The Microsoft Store may not be as essential to Windows 10 as the Google Play Store is to Android or the App Store is to iOS. But there are a few key advantages to downloading Universal Windows Platform (UWP) apps from Microsoft’s store rather than from third-party sources.

You can get updates automatically. Install an app on one device and it’ll be associated with your account on other devices (including PCs, tablets, and Xbox consoles). And apps run in a sandboxed environment, which makes it less likely that they’ll be able to infect your computer with malware.

But they also can’t tap into all of the APIs available to other types of Windows applications, and they lack some functionality that you get with legacy apps… which are some of the reasons that many software developers haven’t ported their existing apps to the UWP and that many users have largely ignored the Windows Store.

Now there’s at least one less reason to avoid UWP apps though: starting with Windows 10 Build 1803 (Redstone 4), you’ll be able to run multiple instances of a UWP app.

You could already open multiple UWP apps at once. But now you’ll be able to open the same app multiple times.

In other words, you could have two video players running at the same time, each showing a different video. Want to open multiple instances of a document viewer, text editor, or game? You might be able to do that too.

Actually, let’s say that last part again: you might be able to do it.

Multi-instance support is actually going to be an opt-in feature. Developers will need to make some changes to their apps in order to support it. For some apps, those modifications will be relatively simple. For others, it could entail much more work.

So there’s no guarantee that your favorite UWP apps (you have favorites, right?) will support multi-instance behavior. But at least it’s going to be an option soon.

via Neowin

Support Liliputing

Liliputing's primary sources of revenue are advertising and affiliate links (if you click the "Shop" button at the top of the page and buy something on Amazon, for example, we'll get a small commission).

But there are several ways you can support the site directly even if you're using an ad blocker* and hate online shopping.

Contribute to our Patreon campaign


Contribute via PayPal

* If you are using an ad blocker like uBlock Origin and seeing a pop-up message at the bottom of the screen, we have a guide that may help you disable it.

Subscribe to Liliputing via Email

Enter your email address to subscribe to this blog and receive notifications of new posts by email.

Join 9,543 other subscribers

7 replies on “Windows 10 will let you run multiple instances of UWP apps soon”

  1. Holy f*ck I am a hard core windows 10 designer/coder/game developer/video editor/gamer/etc and I’ve never even considered using a UWP, let alone, multiple instances of that bullsh*t.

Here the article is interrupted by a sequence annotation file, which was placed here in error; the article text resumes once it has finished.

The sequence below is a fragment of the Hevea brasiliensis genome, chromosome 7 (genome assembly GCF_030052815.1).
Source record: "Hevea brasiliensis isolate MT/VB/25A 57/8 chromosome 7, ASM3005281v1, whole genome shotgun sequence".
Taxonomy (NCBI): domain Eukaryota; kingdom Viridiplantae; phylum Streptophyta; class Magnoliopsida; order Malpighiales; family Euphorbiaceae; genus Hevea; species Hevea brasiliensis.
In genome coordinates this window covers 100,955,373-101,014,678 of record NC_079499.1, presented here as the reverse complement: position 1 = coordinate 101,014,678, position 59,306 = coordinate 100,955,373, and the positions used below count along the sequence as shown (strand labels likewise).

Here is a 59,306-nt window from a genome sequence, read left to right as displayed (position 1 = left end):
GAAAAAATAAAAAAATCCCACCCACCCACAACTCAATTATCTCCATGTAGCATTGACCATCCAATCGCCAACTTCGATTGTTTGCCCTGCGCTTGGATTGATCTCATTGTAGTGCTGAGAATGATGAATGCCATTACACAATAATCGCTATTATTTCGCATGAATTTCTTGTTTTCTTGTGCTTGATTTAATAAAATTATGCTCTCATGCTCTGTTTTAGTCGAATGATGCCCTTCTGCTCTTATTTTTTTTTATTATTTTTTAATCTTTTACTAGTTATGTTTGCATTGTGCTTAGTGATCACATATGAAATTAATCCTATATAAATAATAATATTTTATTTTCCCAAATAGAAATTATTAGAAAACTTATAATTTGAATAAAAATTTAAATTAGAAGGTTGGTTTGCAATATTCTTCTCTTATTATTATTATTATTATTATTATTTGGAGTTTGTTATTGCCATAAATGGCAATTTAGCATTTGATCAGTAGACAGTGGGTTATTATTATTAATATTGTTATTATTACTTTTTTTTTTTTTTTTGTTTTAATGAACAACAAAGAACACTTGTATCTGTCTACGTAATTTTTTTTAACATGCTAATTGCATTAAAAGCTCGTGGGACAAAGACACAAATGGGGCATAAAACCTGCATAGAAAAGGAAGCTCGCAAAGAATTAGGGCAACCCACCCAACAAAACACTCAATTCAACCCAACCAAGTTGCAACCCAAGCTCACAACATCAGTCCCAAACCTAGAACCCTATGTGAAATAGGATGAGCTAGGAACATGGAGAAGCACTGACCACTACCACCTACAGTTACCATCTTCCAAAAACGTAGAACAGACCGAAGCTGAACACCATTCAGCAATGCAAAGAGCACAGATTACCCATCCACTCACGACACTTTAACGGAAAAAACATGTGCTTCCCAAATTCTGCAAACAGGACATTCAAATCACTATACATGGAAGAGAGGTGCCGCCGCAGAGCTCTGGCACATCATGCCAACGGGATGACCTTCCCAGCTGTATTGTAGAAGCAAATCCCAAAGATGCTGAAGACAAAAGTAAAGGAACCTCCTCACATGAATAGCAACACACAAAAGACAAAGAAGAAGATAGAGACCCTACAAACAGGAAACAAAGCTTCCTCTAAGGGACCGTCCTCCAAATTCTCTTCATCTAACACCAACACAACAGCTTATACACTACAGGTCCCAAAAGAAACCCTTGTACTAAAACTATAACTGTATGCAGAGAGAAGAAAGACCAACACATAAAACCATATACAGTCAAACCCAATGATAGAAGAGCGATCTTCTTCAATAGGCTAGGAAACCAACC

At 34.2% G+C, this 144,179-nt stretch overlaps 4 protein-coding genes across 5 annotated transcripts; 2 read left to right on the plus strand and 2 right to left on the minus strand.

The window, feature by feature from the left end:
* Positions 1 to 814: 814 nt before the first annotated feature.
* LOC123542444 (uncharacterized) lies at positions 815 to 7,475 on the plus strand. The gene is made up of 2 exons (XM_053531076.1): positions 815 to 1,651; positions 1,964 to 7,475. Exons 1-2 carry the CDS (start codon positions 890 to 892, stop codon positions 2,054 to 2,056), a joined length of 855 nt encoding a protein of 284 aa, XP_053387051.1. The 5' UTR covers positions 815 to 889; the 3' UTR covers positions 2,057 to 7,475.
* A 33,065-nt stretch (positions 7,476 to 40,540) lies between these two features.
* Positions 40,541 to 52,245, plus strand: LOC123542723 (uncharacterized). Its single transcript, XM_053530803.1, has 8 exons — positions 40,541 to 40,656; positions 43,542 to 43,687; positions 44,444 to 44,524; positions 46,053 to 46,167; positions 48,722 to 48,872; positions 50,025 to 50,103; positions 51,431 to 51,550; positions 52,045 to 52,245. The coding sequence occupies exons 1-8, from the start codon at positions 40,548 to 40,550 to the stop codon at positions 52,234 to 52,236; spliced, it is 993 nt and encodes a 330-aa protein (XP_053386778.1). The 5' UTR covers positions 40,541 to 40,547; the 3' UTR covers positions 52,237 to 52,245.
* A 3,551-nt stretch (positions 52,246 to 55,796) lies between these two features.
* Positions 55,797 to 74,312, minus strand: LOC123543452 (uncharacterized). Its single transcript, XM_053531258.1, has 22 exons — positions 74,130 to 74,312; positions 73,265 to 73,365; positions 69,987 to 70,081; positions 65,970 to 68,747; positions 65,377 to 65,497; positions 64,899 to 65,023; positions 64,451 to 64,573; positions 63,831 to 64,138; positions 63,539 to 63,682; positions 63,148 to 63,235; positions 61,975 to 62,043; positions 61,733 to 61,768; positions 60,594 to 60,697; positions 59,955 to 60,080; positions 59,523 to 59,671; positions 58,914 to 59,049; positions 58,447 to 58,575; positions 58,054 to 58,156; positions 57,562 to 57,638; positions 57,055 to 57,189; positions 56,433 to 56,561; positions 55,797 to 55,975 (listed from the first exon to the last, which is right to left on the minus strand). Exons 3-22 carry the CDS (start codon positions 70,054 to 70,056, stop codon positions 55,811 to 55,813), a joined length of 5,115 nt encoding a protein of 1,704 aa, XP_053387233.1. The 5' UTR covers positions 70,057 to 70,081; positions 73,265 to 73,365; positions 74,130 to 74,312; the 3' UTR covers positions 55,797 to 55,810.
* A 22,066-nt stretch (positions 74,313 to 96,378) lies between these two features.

2. At present, there are a few WMP apps that offer multi-windowed operation, including the religious reading app Gospel Library, but they do only run within a single instance. It will be a great addition once the functionality is enabled for actual multiple instances of WMP apps.

  3. Wait, they didn’t do that until now? To be honest the only UWP app I use is the W10 calculator, and I’m sure I can open as many instances of it as I want…

    1. It is actually multiple windows of the calculator app tied to only a single running instance. Check Task Manager and you will see just one executable for one window or thirty-five windows of them. There are a handful of apps on the Store that pull off the same trick. In going forward, developers can simply enable multiple instances for the same effect.

      1. I wonder how it would cope with video players.
        Sure, two 480p24 videos are simple… but when you move up to h.265 for UHDp30, they require hardware acceleration. Would Windows10 operating system stop the second App from attempting to play? Or will it pause the first one? Is it up to the developers to code that in? Or will it simply crash the App and crash the System?

  4. Now that you mention it, I actually haven’t tried any UWP apps. It just never occurred to me that it would be a thing I should do. And I’ve been using Win10 since the pre-release Insider builds. Not sure exactly what the benefit would be, since my primary activities of gaming, coding, web browsing, and mining either require access to the extra features legacy apps provide, or they don’t exist in the store (and in some cases, are explicitly disallowed).

    1. All major components built with win32 such as Explorer.exe shell or file explorer will be built with UWP soon with CShell and composers. So u will be interacting with uwp whenever using windows 10.

      All xbox play anywhere games are UWP, eventually once everyone is on win 10, goal is to get steam and other storefront to do UWP also.

      Also check out the Groove app, its absolutely gorgeous.

Comments are closed.